education in the Philippines

Marcos signs law allowing students with unpaid tuition fees to take exams

Lance Spencer Yu

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Marcos signs law allowing students with unpaid tuition fees to take exams

IN PERSON. Students of EMBO schools attend the opening day of classes for SY 2023-24 amid the dispute between Makati and Taguig local government, on August 29, 2023.

Alecs Ongcal/Rappler

Although students with outstanding fees can't be barred from taking exams, schools may still require them to submit a promissory note or withhold their records and credentials

MANILA, Philippines – Students with unpaid tuition and other school fees should now be allowed to take their scheduled periodic and final exams without requiring a permit.

Republic Act 11984 or the No Permit, No Exam Prohibition Act will cover “disadvantaged students” of all public and private basic institutions from K to 12, higher education institutions, and technical vocational institutions. President Ferdinand Marcos Jr. signed the law on March 11, Malacañang said in a statement on Saturday, March 16.

“All public and private educational institutions covered by this Act are hereby mandated to accommodate and allow Disadvantaged Students unable to pay tuition and other fees to take the periodic and final examinations without requiring a permit,” the law read. “Provided, however, that in the case of K to 12 students, the mandate shall be for the entire school year.”

A social welfare and development officer of the municipality, city, or province, or the regional office of the Department of Social Welfare and Development (DSWD) must issue a “necessary certificate on the disadvantaged status of the student,” which may be due to calamities, emergencies, force majeure, or other reasons provided in the implementing rules and regulations.

Schools may choose to forego this certification method and voluntarily let the disadvantaged student with outstanding school fees take their exams or receive their relevant records and credentials.

Although students with outstanding fees can’t be barred from taking their exams, educational institutions still retain the right and power to require students to submit a promissory note, withhold their records and credentials, or resort to other legal and administrative remedies for them to collect the unpaid fees.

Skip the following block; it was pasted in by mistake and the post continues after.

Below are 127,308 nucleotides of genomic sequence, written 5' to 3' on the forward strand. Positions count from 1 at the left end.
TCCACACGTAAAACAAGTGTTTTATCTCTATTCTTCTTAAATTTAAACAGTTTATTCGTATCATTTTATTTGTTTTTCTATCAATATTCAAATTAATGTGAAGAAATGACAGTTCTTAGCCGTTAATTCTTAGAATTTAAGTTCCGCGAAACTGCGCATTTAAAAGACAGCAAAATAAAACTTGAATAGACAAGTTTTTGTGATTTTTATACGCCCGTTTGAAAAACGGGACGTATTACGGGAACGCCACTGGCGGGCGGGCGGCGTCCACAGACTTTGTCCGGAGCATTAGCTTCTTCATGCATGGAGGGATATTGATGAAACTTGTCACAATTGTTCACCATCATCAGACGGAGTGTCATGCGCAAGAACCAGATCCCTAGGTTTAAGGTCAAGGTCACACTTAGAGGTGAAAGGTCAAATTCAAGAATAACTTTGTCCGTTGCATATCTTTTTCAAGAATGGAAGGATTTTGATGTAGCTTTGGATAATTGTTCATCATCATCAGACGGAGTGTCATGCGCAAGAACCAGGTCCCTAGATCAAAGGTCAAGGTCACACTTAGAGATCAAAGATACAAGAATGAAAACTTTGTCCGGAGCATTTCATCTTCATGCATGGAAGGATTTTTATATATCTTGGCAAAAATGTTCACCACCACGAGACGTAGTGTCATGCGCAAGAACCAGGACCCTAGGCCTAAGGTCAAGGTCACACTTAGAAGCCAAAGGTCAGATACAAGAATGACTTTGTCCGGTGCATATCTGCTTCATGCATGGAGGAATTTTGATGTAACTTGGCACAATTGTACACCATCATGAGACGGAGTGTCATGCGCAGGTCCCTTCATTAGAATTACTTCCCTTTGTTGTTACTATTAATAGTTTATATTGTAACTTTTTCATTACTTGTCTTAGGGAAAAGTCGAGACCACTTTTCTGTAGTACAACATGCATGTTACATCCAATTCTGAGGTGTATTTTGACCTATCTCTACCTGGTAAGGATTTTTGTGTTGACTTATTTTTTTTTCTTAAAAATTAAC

The DSWD will release the implementing rules and regulations to define the term “disadvantaged student” as well as list the criteria, requirements, and effectivity of the certification mentioned in the law.

Public and private educational institutions that violate the “No Permit, No Exam Prohibition Act” will face administrative sanctions from either the Department of Education, Commission on Higher Education, or Technical Education and Skills Development Authority.

The Senate passed the “No Permit, No Exam Prohibition” bill in March 2023, and the House approved its version in May of the same year.

Private school organizations have lobbied against the measure, warning that it may force some of their members to shut down as it risked their sustainable operations.

In an open letter in July 2023, the Catholic Educational Association of the Philippines; Philippine Association of Colleges and Universities; Philippine Association of Private Schools, Colleges, and Universities; Association of Christian Schools, Colleges, and Universities; and Unified Technical Vocational Education and Training of the Philippines, Incorporated urged the Senate to reconsider the measure which, they said will affect schools’ “steady cash flow because the incentive to pay on time is removed, and parents and students will have the option to delay payment.” –

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Lance Spencer Yu

Lance Spencer Yu is a multimedia reporter who covers the transportation, tourism, infrastructure, finance, agriculture, and corporate sectors, as well as macroeconomic issues.